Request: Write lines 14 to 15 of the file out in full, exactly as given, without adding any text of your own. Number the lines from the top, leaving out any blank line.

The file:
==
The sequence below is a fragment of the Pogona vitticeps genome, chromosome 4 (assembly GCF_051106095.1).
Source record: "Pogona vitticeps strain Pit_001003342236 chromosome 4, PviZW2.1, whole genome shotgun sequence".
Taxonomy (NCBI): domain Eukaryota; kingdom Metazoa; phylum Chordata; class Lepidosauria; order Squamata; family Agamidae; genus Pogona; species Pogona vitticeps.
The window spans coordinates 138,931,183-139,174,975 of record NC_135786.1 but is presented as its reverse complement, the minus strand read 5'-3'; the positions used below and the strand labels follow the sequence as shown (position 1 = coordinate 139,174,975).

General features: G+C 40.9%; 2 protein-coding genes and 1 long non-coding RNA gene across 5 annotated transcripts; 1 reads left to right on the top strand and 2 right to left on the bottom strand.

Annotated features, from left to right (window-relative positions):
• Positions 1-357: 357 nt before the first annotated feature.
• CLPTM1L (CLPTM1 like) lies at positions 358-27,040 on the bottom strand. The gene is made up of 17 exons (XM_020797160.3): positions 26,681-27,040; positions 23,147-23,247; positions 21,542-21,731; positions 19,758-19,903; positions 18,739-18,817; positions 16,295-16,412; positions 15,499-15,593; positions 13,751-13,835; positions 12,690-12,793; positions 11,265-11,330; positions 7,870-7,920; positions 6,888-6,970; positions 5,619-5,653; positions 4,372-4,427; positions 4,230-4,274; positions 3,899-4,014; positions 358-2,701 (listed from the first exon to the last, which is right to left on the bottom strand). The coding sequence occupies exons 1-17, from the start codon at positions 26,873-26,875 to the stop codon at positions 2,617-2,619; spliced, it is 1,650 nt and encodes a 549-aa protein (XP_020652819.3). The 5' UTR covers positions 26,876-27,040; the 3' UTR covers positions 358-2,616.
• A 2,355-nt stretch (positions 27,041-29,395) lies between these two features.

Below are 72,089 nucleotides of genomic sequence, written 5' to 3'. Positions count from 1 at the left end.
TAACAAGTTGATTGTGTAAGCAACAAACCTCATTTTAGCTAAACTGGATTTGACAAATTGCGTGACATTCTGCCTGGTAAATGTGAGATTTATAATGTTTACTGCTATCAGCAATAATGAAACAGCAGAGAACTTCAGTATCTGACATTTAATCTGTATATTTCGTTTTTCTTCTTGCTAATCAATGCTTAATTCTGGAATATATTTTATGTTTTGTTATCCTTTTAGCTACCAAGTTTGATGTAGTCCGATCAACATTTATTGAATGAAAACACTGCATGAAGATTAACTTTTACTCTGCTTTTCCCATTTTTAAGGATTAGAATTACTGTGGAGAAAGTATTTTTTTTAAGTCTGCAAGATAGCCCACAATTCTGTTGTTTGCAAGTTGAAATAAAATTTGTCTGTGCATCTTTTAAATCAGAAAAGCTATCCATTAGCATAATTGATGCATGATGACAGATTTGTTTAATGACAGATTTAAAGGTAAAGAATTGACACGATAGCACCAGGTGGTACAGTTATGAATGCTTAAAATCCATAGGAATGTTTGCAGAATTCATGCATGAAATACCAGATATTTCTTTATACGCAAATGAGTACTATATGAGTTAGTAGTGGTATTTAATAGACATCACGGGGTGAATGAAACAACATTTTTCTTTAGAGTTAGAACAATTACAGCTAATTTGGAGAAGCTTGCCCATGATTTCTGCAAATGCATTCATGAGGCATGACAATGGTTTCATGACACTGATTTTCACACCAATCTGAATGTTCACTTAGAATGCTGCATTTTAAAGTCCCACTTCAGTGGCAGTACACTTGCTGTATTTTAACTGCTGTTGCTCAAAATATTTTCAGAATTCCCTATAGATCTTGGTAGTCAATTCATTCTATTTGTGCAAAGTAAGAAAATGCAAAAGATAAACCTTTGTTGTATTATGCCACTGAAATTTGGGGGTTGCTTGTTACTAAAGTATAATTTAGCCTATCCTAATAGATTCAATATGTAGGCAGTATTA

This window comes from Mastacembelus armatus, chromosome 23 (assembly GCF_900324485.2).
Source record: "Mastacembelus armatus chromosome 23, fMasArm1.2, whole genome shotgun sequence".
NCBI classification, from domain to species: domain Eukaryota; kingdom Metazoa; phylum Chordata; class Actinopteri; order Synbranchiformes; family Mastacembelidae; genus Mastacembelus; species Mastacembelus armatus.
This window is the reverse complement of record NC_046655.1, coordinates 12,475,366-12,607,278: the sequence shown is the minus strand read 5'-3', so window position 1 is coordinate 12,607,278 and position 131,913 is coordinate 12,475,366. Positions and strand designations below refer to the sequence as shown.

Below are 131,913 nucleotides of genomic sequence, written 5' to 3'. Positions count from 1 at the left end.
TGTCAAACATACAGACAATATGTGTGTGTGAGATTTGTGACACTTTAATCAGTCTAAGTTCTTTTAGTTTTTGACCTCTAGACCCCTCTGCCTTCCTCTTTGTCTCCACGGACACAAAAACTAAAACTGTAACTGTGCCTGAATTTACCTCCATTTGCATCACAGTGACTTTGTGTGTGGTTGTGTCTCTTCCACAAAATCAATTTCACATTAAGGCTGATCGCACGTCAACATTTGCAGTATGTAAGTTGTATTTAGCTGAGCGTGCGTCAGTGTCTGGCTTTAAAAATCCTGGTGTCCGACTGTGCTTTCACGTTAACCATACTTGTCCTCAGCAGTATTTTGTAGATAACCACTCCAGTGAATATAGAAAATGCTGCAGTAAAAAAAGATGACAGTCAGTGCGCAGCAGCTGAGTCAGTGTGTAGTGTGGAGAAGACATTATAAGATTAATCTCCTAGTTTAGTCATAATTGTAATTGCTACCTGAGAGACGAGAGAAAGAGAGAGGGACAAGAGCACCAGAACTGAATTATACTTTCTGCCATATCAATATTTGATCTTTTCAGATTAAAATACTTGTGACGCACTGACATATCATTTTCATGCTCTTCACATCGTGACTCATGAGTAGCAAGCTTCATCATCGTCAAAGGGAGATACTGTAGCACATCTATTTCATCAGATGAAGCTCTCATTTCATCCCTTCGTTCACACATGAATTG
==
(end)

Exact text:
NCBI classification, from domain to species: domain Eukaryota; kingdom Metazoa; phylum Chordata; class Actinopteri; order Synbranchiformes; family Mastacembelidae; genus Mastacembelus; species Mastacembelus armatus.
This window is the reverse complement of record NC_046655.1, coordinates 12,475,366-12,607,278: the sequence shown is the minus strand read 5'-3', so window position 1 is coordinate 12,607,278 and position 131,913 is coordinate 12,475,366. Positions and strand designations below refer to the sequence as shown.